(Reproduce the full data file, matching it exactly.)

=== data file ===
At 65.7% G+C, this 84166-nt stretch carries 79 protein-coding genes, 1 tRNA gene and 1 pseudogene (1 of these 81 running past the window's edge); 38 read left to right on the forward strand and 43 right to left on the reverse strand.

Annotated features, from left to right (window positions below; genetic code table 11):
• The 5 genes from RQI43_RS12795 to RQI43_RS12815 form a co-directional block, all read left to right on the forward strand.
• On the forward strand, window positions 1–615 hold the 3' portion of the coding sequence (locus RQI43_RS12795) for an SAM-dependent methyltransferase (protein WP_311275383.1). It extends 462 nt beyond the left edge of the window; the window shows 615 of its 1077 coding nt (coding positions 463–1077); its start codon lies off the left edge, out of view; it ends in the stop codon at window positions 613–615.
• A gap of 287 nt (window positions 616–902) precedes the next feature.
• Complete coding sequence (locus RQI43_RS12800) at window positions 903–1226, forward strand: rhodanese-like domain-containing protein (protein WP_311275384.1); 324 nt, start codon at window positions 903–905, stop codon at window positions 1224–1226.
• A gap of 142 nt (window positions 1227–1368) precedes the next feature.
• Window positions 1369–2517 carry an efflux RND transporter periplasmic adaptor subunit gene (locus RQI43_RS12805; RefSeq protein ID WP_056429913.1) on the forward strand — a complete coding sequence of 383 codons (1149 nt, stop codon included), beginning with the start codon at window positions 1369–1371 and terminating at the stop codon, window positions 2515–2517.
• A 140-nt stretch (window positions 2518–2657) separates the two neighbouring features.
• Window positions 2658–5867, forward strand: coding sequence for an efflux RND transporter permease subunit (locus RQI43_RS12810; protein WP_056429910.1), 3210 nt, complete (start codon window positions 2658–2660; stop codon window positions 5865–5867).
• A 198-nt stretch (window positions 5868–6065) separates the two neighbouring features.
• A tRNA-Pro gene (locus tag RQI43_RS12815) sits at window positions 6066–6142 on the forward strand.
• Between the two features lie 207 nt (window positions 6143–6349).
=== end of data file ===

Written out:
At 65.7% G+C, this 84166-nt stretch carries 79 protein-coding genes, 1 tRNA gene and 1 pseudogene (1 of these 81 running past the window's edge); 38 read left to right on the forward strand and 43 right to left on the reverse strand.

Annotated features, from left to right (window positions below; genetic code table 11):
• The 5 genes from RQI43_RS12795 to RQI43_RS12815 form a co-directional block, all read left to right on the forward strand.
• On the forward strand, window positions 1–615 hold the 3' portion of the coding sequence (locus RQI43_RS12795) for an SAM-dependent methyltransferase (protein WP_311275383.1). It extends 462 nt beyond the left edge of the window; the window shows 615 of its 1077 coding nt (coding positions 463–1077); its start codon lies off the left edge, out of view; it ends in the stop codon at window positions 613–615.
• A gap of 287 nt (window positions 616–902) precedes the next feature.
• Complete coding sequence (locus RQI43_RS12800) at window positions 903–1226, forward strand: rhodanese-like domain-containing protein (protein WP_311275384.1); 324 nt, start codon at window positions 903–905, stop codon at window positions 1224–1226.
• A gap of 142 nt (window positions 1227–1368) precedes the next feature.
• Window positions 1369–2517 carry an efflux RND transporter periplasmic adaptor subunit gene (locus RQI43_RS12805; RefSeq protein ID WP_056429913.1) on the forward strand — a complete coding sequence of 383 codons (1149 nt, stop codon included), beginning with the start codon at window positions 1369–1371 and terminating at the stop codon, window positions 2515–2517.
• A 140-nt stretch (window positions 2518–2657) separates the two neighbouring features.
• Window positions 2658–5867, forward strand: coding sequence for an efflux RND transporter permease subunit (locus RQI43_RS12810; protein WP_056429910.1), 3210 nt, complete (start codon window positions 2658–2660; stop codon window positions 5865–5867).
• A 198-nt stretch (window positions 5868–6065) separates the two neighbouring features.
• A tRNA-Pro gene (locus tag RQI43_RS12815) sits at window positions 6066–6142 on the forward strand.
• Between the two features lie 207 nt (window positions 6143–6349).